DSC01099 DSC01107Persian and Median noblemen in friendly conversation, bringing gifts for the king.


DSC01110An engraving on the Bas-relief of Persepolis on the grand staircase depicting the Zoroastrian tradition of Nowruz (new year): a bull (symbolizing the moon), fighting a lion (symbolizing the sun) which represents the beginning of Spring.DSC01081About a 15 minute hike up into the mountains from Persepolis’s main palace ruins lies the tombs of the kings of Persia during the time of the Achaemenid. 2 or 3 of these tombs within the mountain exist, and it is believed that kings such as Xerxes and Darius are buried within these mountains. I took the panoramic views of Persepolis from the top of the mountain.




One of the most impressive features of Persepolis are the tall columns that have stood the test of time and war. One would wonder what sort of technology existed in 500 BC that allowed for the creation of these gigantic stone columns. 15 of the pillars are still intact today. You can tell how tall the pillars are by comparing them to the people at the bottom of the photo.

Pasargad (Tomb of Cyrus the Great)

Pasargad was the capital city of the Archaemenid Empire built by the Emperor Cyrus the Great (~559 BC), and is also the location of Cyrus’s tomb which is a very significant archaeological landmark in Iran. Pasargad is close to the ancient landmark of Persepolis (43 km away) and also naghshe Rostam (post of both to come). We visited all three places in one day since they are about a 2.5 hour drive from Shiraz; it was a whole day of events!

The tomb of Cyrus the Great is the most important landmark in the ancient city of Pasargad. Today it is guarded by at least 5 on-site guards, a glass fence, and security cameras. The entrance into the grave is from the back side of the monument. The tomb has six broad steps leading to the sepulcher; the chamber measures 3.17 m long by 2.11 m wide by 2.11 m high and has a low and narrow entrance.

Today in Iran, Cyrus the Great still serves as a hero by a lot of citizens and is looked up to by some as a prophet like figure. He was a strong defender of human rights and was a very kind person as well as a strong leader.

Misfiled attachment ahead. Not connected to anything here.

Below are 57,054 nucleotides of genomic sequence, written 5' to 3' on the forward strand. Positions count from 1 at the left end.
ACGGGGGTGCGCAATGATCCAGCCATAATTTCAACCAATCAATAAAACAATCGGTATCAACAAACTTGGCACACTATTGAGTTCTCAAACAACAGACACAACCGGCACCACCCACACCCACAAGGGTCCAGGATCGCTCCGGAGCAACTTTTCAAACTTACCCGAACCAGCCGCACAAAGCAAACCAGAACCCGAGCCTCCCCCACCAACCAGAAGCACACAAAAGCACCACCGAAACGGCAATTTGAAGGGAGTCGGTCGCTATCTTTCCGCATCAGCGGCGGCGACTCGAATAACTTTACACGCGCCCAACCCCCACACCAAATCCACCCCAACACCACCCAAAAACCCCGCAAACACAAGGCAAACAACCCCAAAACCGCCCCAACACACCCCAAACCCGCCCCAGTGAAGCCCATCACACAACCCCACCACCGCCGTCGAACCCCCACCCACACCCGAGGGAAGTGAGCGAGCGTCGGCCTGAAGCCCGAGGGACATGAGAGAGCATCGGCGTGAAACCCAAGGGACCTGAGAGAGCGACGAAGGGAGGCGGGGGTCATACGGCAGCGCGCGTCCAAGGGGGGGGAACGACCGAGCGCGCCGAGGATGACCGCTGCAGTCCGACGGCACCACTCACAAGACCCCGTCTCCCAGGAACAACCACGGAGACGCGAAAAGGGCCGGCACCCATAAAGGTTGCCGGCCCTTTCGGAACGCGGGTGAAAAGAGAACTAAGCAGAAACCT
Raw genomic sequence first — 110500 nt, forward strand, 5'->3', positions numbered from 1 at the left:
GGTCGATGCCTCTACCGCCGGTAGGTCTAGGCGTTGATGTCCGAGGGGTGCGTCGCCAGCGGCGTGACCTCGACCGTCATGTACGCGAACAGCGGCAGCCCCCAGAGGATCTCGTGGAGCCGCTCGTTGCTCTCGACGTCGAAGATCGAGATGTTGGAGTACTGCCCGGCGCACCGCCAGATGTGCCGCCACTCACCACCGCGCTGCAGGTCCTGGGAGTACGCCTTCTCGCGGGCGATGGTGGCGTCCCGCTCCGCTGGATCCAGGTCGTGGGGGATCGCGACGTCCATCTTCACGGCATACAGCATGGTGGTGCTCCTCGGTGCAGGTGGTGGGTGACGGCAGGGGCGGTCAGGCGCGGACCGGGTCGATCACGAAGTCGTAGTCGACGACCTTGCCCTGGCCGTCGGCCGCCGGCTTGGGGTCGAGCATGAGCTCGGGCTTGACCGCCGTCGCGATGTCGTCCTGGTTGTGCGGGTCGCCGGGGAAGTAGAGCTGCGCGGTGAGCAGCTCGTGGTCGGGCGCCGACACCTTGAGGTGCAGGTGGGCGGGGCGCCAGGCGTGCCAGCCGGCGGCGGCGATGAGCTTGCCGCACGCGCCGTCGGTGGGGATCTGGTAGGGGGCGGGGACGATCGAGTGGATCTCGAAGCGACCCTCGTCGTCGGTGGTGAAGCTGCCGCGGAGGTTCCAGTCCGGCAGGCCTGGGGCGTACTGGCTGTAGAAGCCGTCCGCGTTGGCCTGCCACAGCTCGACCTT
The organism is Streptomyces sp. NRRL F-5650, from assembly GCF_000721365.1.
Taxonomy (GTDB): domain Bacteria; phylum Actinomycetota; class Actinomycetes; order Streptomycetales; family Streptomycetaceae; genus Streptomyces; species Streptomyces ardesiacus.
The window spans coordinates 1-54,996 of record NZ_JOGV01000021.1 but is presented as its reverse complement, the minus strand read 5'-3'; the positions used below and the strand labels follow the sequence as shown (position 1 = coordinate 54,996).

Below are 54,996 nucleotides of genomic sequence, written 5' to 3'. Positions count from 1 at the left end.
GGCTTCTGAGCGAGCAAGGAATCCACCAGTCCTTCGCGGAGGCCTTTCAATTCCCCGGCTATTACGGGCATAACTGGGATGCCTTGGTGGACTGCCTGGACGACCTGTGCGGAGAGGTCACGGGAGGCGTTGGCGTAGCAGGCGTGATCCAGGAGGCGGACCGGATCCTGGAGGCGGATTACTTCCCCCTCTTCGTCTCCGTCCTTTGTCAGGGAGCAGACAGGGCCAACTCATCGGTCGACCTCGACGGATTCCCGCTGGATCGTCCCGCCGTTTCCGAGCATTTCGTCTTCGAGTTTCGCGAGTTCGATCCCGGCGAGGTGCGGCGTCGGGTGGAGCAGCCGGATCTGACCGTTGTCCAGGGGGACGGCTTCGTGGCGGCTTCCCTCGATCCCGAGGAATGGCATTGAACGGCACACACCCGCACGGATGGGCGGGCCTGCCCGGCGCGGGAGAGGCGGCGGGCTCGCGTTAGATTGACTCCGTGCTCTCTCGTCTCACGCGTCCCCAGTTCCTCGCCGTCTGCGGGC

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Cyrus has been a personal hero to many people, including: Thomas Jefferson, Mohammad Reza Pahlavi and David Ben-Gurion.[84]

In scope and extent his achievements ranked far above that of the Macedonian king,
Alexander who was to demolish the empire in the 320s but fail to provide
any stable alternative.

—Charles Freeman in ‘The Greek Achievement'[85]

The achievements of Cyrus the Great throughout antiquity are reflected in the way he is remembered today. His own nation, the Iranians, have regarded him as “The Father”, the very title that had been used during the time of Cyrus himself, by the many nations that he conquered, as according to Xenophon:[86]

And those who were subject to him, he treated with esteem and regard, as if they were his own children, while his subjects themselves respected Cyrus as their “Father” … What other man but ‘Cyrus’, after having overturned an empire, ever died with the title of “The Father” from the people whom he had brought under his power? For it is plain fact that this is a name for one that bestows, rather than for one that takes away!

The Babylonians regarded him as “The Liberator”.

The Book of Ezra narrates a story of the first return of exiles in the first year of Cyrus; for this, Cyrus is addressed in the Jewish Tanakh as the “Lord’s Messiah”. Glorified by Ezra, and by Isaiah, Cyrus is the one to whom “the LORD, the God of Heaven” has given “all the Kingdoms of the earth”.

Camel Riding!


A few days ago on a trip to Persepolis and Cyrus the Great’s tomb (posts to come), we saw some camels parked on the side of the road and of course we had to ride them! Up until a hundred years ago, Persian nomads in Iran used camels as a means of transportation across the country as well as horses and donkeys. Camels are still frequently used in Iran but most of them are used as tourist attractions.